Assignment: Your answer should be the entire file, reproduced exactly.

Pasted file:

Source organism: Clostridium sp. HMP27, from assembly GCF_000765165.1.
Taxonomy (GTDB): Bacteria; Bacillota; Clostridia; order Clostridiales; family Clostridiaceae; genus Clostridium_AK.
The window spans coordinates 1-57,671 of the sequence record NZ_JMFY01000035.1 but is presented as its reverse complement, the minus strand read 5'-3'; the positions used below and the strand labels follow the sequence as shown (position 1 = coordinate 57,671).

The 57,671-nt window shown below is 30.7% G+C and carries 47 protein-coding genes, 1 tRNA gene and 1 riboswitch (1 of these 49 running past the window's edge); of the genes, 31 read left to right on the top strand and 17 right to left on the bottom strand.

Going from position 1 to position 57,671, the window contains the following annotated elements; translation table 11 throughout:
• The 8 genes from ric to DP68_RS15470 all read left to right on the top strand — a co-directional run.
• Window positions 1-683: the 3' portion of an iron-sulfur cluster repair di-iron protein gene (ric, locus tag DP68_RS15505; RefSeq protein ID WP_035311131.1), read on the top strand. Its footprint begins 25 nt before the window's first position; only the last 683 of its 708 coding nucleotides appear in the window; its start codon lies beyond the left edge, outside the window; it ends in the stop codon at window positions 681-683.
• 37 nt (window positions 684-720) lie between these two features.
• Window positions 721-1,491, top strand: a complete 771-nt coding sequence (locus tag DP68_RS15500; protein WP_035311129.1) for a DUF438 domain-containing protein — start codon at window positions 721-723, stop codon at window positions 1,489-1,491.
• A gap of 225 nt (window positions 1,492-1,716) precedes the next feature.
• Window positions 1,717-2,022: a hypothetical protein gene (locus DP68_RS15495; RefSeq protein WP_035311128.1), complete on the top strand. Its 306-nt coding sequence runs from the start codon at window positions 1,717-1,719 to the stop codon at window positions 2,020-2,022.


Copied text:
Source organism: Clostridium sp. HMP27, from assembly GCF_000765165.1.
Taxonomy (GTDB): Bacteria; Bacillota; Clostridia; order Clostridiales; family Clostridiaceae; genus Clostridium_AK.
The window spans coordinates 1-57,671 of the sequence record NZ_JMFY01000035.1 but is presented as its reverse complement, the minus strand read 5'-3'; the positions used below and the strand labels follow the sequence as shown (position 1 = coordinate 57,671).

The 57,671-nt window shown below is 30.7% G+C and carries 47 protein-coding genes, 1 tRNA gene and 1 riboswitch (1 of these 49 running past the window's edge); of the genes, 31 read left to right on the top strand and 17 right to left on the bottom strand.

Going from position 1 to position 57,671, the window contains the following annotated elements; translation table 11 throughout:
• The 8 genes from ric to DP68_RS15470 all read left to right on the top strand — a co-directional run.
• Window positions 1-683: the 3' portion of an iron-sulfur cluster repair di-iron protein gene (ric, locus tag DP68_RS15505; RefSeq protein ID WP_035311131.1), read on the top strand. Its footprint begins 25 nt before the window's first position; only the last 683 of its 708 coding nucleotides appear in the window; its start codon lies beyond the left edge, outside the window; it ends in the stop codon at window positions 681-683.
• 37 nt (window positions 684-720) lie between these two features.
• Window positions 721-1,491, top strand: a complete 771-nt coding sequence (locus tag DP68_RS15500; protein WP_035311129.1) for a DUF438 domain-containing protein — start codon at window positions 721-723, stop codon at window positions 1,489-1,491.
• A gap of 225 nt (window positions 1,492-1,716) precedes the next feature.
• Window positions 1,717-2,022: a hypothetical protein gene (locus DP68_RS15495; RefSeq protein WP_035311128.1), complete on the top strand. Its 306-nt coding sequence runs from the start codon at window positions 1,717-1,719 to the stop codon at window positions 2,020-2,022.